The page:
The poems that follow come from Rachel Kaufman’s poetry thesis collection, Many to Remember, grounded in the history of New Mexico crypto-Jewish memory and the Mexican Inquisition. The collection weaves together archival research, oral histories, and linguistic play, encountering nostalgia, memory, and translation in stories both distant from and near to her own.
Through her collection, Rachel Y’19 posits that poetry can serve as a means to empathy, preserving archival voices and words while bringing them into the present to mingle, wander, and adapt. The poetic line, intimate and revelatory, seems to bring the past a bit closer.
Sifting historical content through this poetic line pushes her work, making more difficult the pressures of rhetoric against form, story against melody. In powerful historical poetry, history is enlivened and renewed; in turn, the creative form is enriched by (and weighted with) the task of truthfully carrying the past into the present. Many to Remember enters and records the process of unearthing voices of the past and translating them for and through the language of the present moment.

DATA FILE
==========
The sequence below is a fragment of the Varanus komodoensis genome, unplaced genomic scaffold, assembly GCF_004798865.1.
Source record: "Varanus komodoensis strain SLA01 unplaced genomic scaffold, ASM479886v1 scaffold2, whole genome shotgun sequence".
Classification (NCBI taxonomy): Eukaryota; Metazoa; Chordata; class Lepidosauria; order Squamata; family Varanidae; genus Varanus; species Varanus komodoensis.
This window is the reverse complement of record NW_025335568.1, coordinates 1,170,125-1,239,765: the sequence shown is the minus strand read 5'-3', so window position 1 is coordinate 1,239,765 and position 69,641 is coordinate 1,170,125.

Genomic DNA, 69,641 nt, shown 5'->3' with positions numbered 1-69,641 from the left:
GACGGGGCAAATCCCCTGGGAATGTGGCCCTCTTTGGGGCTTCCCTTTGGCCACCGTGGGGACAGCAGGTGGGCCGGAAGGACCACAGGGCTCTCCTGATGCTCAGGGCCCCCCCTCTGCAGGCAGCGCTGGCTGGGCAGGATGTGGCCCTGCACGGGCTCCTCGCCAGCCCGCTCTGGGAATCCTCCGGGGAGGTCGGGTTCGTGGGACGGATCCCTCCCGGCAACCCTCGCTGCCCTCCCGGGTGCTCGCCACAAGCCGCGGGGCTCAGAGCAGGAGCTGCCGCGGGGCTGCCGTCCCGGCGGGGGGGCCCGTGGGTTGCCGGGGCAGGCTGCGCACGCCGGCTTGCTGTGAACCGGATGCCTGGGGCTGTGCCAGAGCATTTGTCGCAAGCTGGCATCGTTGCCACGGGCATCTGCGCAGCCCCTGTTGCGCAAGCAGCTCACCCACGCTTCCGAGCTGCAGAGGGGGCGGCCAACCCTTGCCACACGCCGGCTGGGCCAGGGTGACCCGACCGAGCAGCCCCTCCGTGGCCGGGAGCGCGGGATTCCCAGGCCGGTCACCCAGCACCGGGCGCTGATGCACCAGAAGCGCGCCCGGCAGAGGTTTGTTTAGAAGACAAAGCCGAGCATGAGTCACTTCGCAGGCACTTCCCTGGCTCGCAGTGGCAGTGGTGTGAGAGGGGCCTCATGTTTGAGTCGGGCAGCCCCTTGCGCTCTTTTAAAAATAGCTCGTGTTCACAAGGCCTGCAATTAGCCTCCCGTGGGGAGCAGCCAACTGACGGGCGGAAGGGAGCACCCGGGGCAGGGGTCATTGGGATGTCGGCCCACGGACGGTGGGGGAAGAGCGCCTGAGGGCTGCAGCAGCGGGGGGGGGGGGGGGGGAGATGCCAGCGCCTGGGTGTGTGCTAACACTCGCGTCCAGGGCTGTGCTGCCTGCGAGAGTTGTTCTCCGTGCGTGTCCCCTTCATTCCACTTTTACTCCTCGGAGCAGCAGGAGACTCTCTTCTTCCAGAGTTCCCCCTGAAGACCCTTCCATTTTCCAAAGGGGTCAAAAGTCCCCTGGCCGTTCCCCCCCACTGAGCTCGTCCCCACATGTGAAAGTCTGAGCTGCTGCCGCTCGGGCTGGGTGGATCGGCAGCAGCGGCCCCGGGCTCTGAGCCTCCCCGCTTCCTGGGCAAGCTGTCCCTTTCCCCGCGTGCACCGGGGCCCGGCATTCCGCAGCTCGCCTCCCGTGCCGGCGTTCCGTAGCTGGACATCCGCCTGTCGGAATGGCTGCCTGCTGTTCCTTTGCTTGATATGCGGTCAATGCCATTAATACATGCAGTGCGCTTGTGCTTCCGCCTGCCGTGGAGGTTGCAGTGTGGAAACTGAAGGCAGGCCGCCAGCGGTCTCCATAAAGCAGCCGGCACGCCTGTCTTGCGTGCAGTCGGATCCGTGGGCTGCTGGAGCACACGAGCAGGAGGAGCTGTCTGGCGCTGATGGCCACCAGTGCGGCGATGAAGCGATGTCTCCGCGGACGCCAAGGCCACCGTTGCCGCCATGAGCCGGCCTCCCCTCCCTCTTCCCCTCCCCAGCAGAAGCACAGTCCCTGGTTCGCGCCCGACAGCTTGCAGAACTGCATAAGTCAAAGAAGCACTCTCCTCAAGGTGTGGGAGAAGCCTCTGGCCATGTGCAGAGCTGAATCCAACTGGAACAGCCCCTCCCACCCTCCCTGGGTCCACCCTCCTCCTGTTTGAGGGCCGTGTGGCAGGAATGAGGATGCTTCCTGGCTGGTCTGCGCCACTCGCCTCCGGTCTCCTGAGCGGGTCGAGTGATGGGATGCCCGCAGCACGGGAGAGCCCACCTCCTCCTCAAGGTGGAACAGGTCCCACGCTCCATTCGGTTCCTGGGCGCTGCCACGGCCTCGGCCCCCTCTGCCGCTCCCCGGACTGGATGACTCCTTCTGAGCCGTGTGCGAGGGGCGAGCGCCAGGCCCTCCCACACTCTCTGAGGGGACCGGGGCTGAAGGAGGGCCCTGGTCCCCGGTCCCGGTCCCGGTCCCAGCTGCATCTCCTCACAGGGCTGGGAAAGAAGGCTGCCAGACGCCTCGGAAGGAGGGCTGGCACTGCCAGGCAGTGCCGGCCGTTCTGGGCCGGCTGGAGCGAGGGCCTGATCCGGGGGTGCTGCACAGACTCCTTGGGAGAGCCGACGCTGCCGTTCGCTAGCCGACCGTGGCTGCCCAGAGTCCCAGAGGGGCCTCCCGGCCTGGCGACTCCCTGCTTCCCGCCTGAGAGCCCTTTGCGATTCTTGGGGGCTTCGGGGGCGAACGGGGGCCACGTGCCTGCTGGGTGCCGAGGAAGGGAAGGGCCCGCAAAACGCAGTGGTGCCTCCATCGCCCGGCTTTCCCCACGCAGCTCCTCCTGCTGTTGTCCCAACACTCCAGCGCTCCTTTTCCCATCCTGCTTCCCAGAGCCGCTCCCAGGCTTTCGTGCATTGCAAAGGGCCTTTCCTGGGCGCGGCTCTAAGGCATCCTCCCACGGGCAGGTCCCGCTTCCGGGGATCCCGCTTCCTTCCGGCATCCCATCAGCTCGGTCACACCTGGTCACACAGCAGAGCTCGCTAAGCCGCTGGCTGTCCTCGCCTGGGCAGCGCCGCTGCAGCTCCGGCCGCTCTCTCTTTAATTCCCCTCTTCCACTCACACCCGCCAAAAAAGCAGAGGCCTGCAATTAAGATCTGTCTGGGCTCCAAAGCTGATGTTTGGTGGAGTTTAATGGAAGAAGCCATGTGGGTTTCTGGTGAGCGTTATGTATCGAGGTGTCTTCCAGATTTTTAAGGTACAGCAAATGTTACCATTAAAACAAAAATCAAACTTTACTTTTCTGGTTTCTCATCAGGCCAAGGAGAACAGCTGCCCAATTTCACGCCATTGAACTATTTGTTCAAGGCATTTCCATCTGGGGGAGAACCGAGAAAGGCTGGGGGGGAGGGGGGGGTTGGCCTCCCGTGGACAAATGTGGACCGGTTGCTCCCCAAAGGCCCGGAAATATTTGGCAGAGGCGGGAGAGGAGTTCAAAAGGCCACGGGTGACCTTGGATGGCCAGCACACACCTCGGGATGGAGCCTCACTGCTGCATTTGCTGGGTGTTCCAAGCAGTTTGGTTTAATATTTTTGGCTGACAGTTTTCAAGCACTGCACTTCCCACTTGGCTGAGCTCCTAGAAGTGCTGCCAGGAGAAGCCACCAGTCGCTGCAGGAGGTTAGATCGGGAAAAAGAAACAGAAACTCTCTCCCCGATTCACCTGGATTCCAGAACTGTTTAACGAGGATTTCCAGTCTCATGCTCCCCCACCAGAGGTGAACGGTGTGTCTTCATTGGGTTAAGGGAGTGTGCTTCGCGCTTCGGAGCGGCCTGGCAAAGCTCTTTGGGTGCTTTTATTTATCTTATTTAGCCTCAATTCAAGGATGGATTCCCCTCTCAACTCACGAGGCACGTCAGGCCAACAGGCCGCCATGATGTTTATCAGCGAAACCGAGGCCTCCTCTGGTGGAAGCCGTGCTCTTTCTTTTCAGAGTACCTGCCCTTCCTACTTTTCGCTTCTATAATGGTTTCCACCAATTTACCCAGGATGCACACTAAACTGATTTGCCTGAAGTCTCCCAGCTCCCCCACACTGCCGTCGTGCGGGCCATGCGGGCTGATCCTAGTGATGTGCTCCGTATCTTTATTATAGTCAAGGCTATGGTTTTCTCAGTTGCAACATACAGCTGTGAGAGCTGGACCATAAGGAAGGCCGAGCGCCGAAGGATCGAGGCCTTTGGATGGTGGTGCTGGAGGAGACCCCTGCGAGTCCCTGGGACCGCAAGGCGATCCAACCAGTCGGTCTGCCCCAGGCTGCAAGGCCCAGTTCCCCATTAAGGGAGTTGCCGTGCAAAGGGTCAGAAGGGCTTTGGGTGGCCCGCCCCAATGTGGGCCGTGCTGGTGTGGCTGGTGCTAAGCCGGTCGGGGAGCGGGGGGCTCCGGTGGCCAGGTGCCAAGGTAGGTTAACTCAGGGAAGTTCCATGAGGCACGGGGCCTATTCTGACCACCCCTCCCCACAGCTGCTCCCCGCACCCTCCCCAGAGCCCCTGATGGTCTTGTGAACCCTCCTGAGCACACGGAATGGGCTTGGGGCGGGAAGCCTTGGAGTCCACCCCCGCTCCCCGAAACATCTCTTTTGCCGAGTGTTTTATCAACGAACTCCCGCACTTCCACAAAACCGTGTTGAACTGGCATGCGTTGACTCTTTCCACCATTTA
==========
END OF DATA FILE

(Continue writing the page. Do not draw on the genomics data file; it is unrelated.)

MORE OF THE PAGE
Pictured: Mathias de Bocanegra, Auto general de la Fee: celebrado por el tribunal del S. Officio de la Inquisicion de Mexico, dominica in Albis II. de abril de 1649, En Mexico: Por Antonio Calderon, Impressor del Secreto del S. Officio en la Calle de San Agustin, [1649?]